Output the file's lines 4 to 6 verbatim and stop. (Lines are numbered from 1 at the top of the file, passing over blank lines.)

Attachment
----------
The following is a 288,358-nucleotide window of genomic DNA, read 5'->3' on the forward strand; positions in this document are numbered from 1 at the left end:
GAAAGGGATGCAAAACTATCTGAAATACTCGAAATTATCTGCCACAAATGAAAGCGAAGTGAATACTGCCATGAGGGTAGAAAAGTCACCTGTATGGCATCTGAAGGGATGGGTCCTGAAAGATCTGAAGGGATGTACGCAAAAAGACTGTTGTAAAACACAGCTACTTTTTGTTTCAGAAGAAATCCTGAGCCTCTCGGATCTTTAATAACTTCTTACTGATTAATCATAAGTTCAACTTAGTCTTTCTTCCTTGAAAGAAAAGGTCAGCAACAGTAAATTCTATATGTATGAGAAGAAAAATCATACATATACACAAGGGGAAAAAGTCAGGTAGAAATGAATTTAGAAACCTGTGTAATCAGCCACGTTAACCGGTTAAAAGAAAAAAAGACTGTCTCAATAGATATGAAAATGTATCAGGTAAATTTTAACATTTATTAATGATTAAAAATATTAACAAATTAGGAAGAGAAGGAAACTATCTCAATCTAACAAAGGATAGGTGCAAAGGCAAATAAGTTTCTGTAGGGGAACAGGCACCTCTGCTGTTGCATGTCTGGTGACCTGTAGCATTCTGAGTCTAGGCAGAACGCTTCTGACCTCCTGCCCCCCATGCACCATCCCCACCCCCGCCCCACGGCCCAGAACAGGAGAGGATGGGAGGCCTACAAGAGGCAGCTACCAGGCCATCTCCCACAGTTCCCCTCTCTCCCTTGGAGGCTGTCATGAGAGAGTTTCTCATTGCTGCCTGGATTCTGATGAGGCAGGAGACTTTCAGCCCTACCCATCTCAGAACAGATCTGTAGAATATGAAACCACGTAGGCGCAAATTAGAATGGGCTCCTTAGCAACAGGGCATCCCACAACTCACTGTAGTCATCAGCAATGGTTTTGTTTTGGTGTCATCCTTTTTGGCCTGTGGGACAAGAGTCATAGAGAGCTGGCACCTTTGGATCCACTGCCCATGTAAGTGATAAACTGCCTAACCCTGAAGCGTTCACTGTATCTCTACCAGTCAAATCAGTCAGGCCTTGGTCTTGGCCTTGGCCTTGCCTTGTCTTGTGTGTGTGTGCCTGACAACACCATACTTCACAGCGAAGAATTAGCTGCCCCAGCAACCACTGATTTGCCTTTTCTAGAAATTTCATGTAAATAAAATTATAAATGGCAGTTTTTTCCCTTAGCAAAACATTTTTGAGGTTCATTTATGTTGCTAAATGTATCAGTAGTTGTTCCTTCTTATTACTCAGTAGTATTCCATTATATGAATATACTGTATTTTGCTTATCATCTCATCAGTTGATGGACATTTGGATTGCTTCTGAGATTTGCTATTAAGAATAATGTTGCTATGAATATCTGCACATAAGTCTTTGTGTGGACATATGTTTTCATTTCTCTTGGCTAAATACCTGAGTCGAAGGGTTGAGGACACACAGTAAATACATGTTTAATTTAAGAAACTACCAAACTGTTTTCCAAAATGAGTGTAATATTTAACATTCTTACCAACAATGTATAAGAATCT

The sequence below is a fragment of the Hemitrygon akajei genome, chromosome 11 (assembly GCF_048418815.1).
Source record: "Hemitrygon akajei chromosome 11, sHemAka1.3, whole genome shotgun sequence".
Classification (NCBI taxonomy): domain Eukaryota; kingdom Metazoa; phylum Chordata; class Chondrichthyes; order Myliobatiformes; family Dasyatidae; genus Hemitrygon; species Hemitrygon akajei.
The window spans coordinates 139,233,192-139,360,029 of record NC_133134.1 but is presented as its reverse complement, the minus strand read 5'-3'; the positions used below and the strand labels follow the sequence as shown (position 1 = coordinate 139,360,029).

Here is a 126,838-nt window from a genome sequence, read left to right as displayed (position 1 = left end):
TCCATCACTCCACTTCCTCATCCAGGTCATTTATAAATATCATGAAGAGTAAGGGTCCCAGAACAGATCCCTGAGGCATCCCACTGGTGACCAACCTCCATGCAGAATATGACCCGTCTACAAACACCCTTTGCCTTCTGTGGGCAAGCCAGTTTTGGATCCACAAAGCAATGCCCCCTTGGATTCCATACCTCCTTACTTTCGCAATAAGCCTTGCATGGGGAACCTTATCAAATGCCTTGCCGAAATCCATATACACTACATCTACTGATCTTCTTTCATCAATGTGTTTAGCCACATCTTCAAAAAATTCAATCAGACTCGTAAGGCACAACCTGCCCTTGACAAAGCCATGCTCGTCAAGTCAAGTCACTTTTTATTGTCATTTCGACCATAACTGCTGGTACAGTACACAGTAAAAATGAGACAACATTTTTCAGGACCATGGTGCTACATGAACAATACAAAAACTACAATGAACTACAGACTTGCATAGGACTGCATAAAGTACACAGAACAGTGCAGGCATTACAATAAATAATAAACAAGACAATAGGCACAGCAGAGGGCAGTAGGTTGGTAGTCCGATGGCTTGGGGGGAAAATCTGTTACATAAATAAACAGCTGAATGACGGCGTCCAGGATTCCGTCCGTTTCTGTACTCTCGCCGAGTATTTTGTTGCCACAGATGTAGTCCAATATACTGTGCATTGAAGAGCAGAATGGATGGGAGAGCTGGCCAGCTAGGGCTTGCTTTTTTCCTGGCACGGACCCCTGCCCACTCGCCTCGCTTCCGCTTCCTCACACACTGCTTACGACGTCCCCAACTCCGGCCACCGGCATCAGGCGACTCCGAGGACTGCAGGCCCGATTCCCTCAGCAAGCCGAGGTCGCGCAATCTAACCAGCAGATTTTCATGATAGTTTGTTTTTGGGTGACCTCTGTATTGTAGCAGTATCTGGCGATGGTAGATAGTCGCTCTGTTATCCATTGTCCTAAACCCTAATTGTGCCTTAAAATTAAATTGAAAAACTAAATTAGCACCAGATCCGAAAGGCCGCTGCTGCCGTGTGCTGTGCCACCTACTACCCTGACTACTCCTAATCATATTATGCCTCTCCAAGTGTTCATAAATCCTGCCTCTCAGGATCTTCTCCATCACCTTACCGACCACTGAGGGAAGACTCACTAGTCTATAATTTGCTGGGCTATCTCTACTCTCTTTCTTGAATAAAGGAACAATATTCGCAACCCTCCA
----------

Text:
Source record: "Hemitrygon akajei chromosome 11, sHemAka1.3, whole genome shotgun sequence".
Classification (NCBI taxonomy): domain Eukaryota; kingdom Metazoa; phylum Chordata; class Chondrichthyes; order Myliobatiformes; family Dasyatidae; genus Hemitrygon; species Hemitrygon akajei.
The window spans coordinates 139,233,192-139,360,029 of record NC_133134.1 but is presented as its reverse complement, the minus strand read 5'-3'; the positions used below and the strand labels follow the sequence as shown (position 1 = coordinate 139,360,029).